Fabrice Hyber: Raw Materials

22 Mar 2013 – 29 Jun 2013

Cost of entry


Gateshead, United Kingdom


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Fabrice Hyber: Raw Materials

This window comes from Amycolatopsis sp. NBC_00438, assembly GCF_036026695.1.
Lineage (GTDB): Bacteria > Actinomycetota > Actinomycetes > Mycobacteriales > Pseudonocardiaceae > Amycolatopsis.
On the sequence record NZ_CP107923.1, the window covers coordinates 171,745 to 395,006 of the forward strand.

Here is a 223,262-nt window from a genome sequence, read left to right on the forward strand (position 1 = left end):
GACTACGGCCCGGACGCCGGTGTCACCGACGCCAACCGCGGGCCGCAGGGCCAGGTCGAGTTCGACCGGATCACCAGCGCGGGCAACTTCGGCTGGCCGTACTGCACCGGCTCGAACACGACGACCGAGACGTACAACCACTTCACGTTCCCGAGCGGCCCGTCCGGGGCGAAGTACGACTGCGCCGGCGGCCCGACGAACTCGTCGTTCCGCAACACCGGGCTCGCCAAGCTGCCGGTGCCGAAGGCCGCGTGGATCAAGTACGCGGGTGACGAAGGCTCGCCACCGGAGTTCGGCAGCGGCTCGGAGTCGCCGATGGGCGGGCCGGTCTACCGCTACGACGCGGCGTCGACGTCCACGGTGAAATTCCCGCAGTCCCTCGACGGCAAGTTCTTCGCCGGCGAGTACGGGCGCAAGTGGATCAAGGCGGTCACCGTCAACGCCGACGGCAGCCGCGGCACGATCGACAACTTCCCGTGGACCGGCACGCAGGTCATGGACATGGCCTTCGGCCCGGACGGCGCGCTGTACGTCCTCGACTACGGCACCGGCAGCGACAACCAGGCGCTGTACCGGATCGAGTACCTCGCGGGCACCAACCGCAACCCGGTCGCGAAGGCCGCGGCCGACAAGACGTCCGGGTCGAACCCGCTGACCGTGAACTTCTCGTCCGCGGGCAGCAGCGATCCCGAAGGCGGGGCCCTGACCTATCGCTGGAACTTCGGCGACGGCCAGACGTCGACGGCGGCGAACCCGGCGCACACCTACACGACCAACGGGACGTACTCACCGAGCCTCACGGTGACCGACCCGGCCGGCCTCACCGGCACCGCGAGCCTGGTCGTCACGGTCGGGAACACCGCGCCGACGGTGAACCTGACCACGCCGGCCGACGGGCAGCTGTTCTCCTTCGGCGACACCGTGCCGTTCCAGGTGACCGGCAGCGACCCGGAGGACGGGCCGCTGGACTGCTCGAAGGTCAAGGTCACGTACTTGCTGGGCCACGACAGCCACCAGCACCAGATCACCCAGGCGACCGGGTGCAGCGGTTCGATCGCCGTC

Fabrice Hyber (born Luçon, France in 1961) is one of the most inventive and influential artists of his generation. Working across painting, drawing and installation, each work he makes is developed in response to another, becoming part of an interconnected non-hierarchical series. BALTIC Centre for Contemporary Art, Gateshead presents the artist's first large-scale solo exhibition in the UK. The exhibition brings together more than thirty works spanning the last twenty-five years, from the iconic early self-portrait Sans titre (autoportrait) 1989, to several new commissions such as Trans parent 2012, a painting visitors experience by walking through layers of the pictorial plane. Since the 1980s Hyber has created works using an extraordinary array of materials based on a network of unexpected sources and associations. He is perhaps best known for his Prototypes d'objects en Fonctionnment (Prototypes of Working Objects, or POFs). Begun in the 1990s, they playfully shift the function of everyday objects. Visitors to Hyber's exhibitions are invited to experience these works directly by interacting with them. For Hyber ‘a work of art is a beginning of a sentence that is not completed' without the audience. Hyber's work is characterised by experiment and exploration. At BALTIC the artist composes a new universe through his drawings and prototypes - his ‘raw materials'. The exhibition includes both old and new works brought together in new configurations. Exploring the intricate and typically playful processes of transforming materials, it is constructed as a landscape evocative of a spa or salt marsh. Organised around a number of modules, pools and sheds contain raw materials including foodstuffs, money and natural elements which are all subject to transformation. Visitors are invited to this ‘mental spa' to interact with the works directly, opening huts such as a wind house to liberate the elements within. When activated, the exhibition is designed as a living organism that takes over, altering traditional behavioural responses within a gallery environment. Hyber uses the occasion to question Gilles Deleuze definition of an exhibition: ‘An escape into the imagination or art means producing reality, creating life'. The exhibition was originated by and first shown at Palais de Tokyo, Paris where it was curated by Akiko Miki.

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